The Middle East is currently the arena for a cross-border sectarian war. The weakening or collapse of repressive regimes has unleashed a fierce war for succession between rival populations, with Shia and Sunni Arabs the main protagonists. This process is playing itself out in Iraq and Syria, with Lebanon increasingly drawn into the vortex of conflict.
The regional rivalry between Shia Iran and Sunni Saudi Arabia further fuels this conflict.
The Iranians are the central pillar of the united and cohesive Shia-dominated bloc, which includes the Assad regime in Syria, Hizballah in Lebanon, and its allies — the government of Iraq and the Shia militias in that country.
The Saudis are now the main force seeking to stem the Iranian advance. The anti-Western Turkey-Qatar-Muslim Brotherhood alliance is also an important element on the Sunni side.
The clash between Shia and Sunni and between Riyadh and Teheran is not limited to the geographical area comprising Iraq, Syria, and Lebanon. A largely ignored but vital additional arena in this conflict is Yemen.
In this regard, the Iranian-backed Houthi militia has made very significant gains in recent weeks, largely ignored by the Western media. The Houthi militia, which has been engaged in an insurgency against the government of Yemen since 2004, launched an offensive in September. The movement’s fighters advanced rapidly, and on September 21 the Houthis entered the Yemeni capital, Sana’a.
The Shia militia then gave an ultimatum to Yemeni President Abd-Rabbu Mansour Hadi, giving him 10 days to form a new government (that would include representation for the Houthis) or face unspecified “other options.”
As of now, the situation is unresolved, and Houthi militiamen remain deployed across the capital. They are deployed, according to reports, outside the central bank and a number of key ministries. The Houthis have also taken a large port town on the Red Sea and have seized a border post on the frontier between Yemen and Saudi Arabia.
The government of Yemen, which was installed three years ago as part of a peace plan backed by Riyadh, has been exposed as helpless by the actions of the Houthis in recent weeks.
In addition to the Shia rebellion coming out of the north, Yemen is beset by a powerful al-Qaeda Sunni insurgency in the south. There is also a separatist movement in the south that seeks to break away from Sana’a.
Fighting has now broken out between Houthi rebels and Sunni tribesmen backed by al-Qaeda in the area south of the capital. The town of Radda has emerged as a point of contention. Over 250 people have been killed in the fighting, according to a report by Associated Press.
Yemen has a 1,100 kilometer border with Saudi Arabia, and Riyadh’s concern at the advance of the Houthis is not hard to understand.
The links between the movement and Tehran are clear. For public consumption, the Houthis deny links with Iran. A senior leader of the Houthis, Hasan al-Saadi, told Bloomberg news earlier this week that the Houthis “respect Iranian resistance and the movement of Ayatollah Khomeini,” but do not agree with Teheran in all respects.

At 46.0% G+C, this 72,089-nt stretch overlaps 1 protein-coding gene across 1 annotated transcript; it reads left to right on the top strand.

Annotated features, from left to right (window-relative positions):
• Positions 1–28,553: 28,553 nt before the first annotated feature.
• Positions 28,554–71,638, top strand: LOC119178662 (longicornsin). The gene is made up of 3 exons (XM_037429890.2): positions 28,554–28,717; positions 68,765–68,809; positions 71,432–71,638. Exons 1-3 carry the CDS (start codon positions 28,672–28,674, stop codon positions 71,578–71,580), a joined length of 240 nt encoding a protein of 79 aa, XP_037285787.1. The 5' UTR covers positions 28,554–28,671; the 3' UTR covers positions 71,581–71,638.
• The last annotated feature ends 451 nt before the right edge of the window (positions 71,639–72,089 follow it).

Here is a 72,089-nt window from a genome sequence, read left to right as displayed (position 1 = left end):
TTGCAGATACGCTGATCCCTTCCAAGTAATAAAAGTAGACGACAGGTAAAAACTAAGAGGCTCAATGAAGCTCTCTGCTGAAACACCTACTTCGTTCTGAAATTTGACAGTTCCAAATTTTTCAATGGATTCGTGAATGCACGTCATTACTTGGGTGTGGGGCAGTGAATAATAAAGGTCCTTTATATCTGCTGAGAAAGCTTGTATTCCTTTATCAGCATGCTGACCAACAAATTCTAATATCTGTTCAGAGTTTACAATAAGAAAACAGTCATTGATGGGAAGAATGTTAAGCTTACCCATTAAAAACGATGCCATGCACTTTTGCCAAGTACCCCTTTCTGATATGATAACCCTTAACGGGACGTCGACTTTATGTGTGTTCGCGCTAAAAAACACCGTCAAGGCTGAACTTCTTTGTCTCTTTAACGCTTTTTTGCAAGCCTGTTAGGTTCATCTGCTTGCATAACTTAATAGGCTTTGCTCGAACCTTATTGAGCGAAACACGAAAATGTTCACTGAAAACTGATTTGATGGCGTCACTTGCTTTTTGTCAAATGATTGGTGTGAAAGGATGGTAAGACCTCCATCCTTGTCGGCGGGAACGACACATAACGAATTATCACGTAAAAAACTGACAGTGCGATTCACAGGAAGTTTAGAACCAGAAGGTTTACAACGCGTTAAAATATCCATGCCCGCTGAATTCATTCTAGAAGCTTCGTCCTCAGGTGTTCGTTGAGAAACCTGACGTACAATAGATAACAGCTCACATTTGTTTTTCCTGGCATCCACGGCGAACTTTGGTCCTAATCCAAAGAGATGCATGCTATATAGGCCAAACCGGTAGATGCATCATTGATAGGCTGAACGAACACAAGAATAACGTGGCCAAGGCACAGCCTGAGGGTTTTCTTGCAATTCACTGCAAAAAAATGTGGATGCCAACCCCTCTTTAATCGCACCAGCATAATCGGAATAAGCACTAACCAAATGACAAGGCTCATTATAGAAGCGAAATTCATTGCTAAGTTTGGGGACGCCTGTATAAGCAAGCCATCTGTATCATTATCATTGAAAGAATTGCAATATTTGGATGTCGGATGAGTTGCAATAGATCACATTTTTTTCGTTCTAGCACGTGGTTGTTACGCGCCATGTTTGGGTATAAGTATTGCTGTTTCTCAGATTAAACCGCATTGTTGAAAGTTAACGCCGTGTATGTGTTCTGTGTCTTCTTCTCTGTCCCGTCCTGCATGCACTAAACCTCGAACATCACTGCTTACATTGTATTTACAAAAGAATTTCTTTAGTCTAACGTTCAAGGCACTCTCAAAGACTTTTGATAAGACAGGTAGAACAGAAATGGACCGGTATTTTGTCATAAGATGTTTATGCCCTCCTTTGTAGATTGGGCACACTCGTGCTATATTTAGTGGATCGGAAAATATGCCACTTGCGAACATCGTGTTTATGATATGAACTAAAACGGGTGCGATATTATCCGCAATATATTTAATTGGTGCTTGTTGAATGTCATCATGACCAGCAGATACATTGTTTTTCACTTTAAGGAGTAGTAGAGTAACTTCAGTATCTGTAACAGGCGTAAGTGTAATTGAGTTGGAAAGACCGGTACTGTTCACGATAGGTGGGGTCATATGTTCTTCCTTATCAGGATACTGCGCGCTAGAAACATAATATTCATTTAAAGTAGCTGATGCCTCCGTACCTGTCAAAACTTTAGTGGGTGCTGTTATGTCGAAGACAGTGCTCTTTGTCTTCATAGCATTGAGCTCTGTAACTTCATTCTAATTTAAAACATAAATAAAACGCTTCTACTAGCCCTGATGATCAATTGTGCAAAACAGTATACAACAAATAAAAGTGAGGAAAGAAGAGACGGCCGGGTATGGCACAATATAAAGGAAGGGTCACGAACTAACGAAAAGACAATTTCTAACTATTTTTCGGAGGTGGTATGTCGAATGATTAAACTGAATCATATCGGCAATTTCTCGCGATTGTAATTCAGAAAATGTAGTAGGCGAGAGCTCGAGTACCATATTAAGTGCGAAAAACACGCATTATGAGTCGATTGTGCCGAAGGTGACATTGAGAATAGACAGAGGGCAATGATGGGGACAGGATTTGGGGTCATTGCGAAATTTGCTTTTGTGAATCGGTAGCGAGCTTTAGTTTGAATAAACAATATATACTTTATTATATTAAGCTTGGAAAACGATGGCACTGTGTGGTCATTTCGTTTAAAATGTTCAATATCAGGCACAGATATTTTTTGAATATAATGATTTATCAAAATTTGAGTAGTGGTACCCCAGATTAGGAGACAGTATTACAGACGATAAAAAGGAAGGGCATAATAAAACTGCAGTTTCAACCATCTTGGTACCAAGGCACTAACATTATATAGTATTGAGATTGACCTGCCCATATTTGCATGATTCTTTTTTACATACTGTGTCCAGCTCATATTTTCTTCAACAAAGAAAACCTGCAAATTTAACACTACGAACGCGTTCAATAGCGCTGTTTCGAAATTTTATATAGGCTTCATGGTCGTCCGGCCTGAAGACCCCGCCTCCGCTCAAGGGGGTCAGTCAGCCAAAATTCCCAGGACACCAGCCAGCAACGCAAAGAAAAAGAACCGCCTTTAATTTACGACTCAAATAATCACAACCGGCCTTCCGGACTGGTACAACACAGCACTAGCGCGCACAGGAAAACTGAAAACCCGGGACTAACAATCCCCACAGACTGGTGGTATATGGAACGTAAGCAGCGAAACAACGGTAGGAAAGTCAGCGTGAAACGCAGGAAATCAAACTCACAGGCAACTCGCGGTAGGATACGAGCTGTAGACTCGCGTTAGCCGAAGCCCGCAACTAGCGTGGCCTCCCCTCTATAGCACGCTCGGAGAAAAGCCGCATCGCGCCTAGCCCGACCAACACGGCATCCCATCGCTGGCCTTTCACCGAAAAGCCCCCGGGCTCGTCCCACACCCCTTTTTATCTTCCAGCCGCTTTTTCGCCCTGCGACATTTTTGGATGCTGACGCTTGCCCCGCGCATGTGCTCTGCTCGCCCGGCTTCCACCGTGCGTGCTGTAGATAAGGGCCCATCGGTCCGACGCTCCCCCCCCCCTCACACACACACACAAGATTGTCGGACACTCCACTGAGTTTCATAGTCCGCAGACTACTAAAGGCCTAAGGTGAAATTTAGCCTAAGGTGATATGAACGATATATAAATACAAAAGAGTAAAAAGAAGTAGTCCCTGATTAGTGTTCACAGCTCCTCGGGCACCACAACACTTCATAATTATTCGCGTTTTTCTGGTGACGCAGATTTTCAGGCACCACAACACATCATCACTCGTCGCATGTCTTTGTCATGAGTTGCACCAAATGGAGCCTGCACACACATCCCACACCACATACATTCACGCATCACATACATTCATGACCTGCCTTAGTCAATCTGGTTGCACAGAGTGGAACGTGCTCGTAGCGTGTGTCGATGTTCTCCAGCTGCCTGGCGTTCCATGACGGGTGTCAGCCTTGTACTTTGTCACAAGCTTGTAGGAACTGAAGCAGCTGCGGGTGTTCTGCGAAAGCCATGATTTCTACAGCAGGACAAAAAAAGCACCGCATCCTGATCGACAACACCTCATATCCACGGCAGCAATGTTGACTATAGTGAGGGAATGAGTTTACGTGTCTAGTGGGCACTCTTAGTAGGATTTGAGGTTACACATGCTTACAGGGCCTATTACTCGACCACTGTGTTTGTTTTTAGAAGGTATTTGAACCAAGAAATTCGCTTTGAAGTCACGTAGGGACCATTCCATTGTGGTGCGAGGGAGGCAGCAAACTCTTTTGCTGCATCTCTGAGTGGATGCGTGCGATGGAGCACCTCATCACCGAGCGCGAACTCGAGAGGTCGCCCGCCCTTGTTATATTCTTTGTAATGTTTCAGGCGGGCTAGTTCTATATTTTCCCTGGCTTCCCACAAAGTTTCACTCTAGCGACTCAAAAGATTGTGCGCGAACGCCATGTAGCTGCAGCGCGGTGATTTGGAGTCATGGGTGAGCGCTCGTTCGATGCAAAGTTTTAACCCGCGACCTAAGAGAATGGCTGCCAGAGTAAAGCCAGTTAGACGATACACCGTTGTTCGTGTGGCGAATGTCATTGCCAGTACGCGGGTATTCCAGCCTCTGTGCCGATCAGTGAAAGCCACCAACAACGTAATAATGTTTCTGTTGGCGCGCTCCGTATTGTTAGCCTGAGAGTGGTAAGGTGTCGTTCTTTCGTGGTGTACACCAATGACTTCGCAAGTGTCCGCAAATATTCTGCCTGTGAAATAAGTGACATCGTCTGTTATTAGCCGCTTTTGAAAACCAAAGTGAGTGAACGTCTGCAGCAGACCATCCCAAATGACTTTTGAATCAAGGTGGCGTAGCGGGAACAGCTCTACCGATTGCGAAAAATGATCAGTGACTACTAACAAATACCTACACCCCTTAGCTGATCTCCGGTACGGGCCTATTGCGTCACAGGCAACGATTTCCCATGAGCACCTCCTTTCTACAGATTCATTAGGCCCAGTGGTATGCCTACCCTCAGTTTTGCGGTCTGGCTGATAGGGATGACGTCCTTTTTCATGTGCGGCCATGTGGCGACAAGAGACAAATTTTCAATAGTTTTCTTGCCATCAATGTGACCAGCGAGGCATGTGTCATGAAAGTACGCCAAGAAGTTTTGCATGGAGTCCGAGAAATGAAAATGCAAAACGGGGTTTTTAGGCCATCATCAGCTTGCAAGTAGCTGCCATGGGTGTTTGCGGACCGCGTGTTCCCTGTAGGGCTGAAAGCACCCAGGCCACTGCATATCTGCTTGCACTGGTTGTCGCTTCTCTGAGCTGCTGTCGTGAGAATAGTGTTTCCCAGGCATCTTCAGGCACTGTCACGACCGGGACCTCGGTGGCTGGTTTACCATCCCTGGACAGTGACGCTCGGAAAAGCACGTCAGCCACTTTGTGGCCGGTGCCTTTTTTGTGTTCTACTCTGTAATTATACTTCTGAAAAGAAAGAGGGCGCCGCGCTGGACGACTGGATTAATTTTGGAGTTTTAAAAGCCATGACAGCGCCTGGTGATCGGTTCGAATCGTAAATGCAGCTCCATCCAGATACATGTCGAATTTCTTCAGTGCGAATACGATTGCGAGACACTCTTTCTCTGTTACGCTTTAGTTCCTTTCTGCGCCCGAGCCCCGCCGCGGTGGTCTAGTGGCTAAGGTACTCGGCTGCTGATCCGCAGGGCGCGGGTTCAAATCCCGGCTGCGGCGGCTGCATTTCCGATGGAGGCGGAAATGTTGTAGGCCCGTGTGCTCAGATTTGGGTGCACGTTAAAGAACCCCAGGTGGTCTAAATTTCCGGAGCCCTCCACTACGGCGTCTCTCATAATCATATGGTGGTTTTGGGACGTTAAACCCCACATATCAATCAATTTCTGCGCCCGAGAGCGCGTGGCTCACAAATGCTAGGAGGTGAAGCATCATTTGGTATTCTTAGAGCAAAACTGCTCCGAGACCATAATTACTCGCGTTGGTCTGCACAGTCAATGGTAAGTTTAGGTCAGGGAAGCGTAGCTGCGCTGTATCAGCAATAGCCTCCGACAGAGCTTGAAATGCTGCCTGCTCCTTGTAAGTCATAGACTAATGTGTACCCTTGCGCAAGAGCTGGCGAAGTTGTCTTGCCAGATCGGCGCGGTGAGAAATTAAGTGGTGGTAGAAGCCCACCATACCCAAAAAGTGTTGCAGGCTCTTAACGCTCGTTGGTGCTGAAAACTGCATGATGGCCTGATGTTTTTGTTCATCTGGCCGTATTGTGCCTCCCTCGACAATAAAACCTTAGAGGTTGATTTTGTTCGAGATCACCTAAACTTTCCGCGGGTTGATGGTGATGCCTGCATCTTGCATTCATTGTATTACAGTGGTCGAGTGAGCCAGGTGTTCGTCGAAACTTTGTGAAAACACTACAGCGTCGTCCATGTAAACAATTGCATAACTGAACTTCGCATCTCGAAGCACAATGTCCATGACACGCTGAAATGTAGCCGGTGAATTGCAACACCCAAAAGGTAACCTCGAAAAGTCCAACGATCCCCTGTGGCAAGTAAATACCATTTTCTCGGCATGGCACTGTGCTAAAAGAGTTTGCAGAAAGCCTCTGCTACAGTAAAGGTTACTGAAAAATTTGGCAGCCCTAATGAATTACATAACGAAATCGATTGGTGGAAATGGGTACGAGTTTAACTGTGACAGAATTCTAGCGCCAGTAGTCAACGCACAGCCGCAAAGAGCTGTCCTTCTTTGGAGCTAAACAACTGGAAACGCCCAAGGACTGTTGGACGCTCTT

In reality, there is ample evidence of direct Iranian aid to the Houthis. Most tellingly, on January 23, 2013, the Yemeni coast guard apprehended an Iranian ship, the Jihan 1, which was carrying weapons, explosives, and other military equipment from the Revolutionary Guards Corps intended for delivery to the Houthis.
Iran has a number of reasons for supporting the Houthis. Alliance with a restive armed Shia group that controls border areas facing Saudi Arabia is a useful tool of pressure on Riyadh.
Also, Yemen has a significant section of the Red Sea coast which Iran seeks to control as part of its broader goal of acquiring control of the sea lanes from the Persian Gulf.
The latest events in Yemen are once again testimony to the unsurpassed skill that the Iranian Revolutionary Guards Corps displays in the practice of political and paramilitary warfare in the Middle East.
This ability to develop and maintain proxy political-military forces has been an asset in Iranian hands since the birth of the Islamic Republic, with the Lebanese Hizballah the first fruit of it.
In the current context of the breakup of formerly strong regimes in a number of Arab countries and the outbreak of war between would-be successor groups, this ability is at a premium. The Iranian skill in this regard is what preserved the Assad regime through the creation and mobilization of sectarian military groups in Syria against the Sunni insurgency there.
Teheran appears currently to be repeating this process in Iraq, where brutal Shia militias are playing an ever more important role in the fight against the Islamic State.
In Yemen, a similar dynamic is emerging.
The Saudis simply have no parallel ability to use clients. They consequently prefer to invest in regular state military forces. Where the state is a real and a strong one, as in Egypt, this orientation can pay dividends. Where the state is largely a fiction, as in Yemen, Riyadh and its money power is of limited use.
This applies also to the Lebanon example (in Iraq and in Syria, the “state” is on the pro-Iran side).
Events in Yemen ought to concern the West because they demonstrate once again the skill and determination of the Iranians in the game that matters most right now in the Middle East.
At the same time, Teheran appears to be well on the way toward nuclear weapons capability, because of the fecklessness of Western policy. This will pave the way for a yet more aggressive Iranian push to hegemony in Yemen and beyond it, throughout the Gulf, Iraq, and the Levant.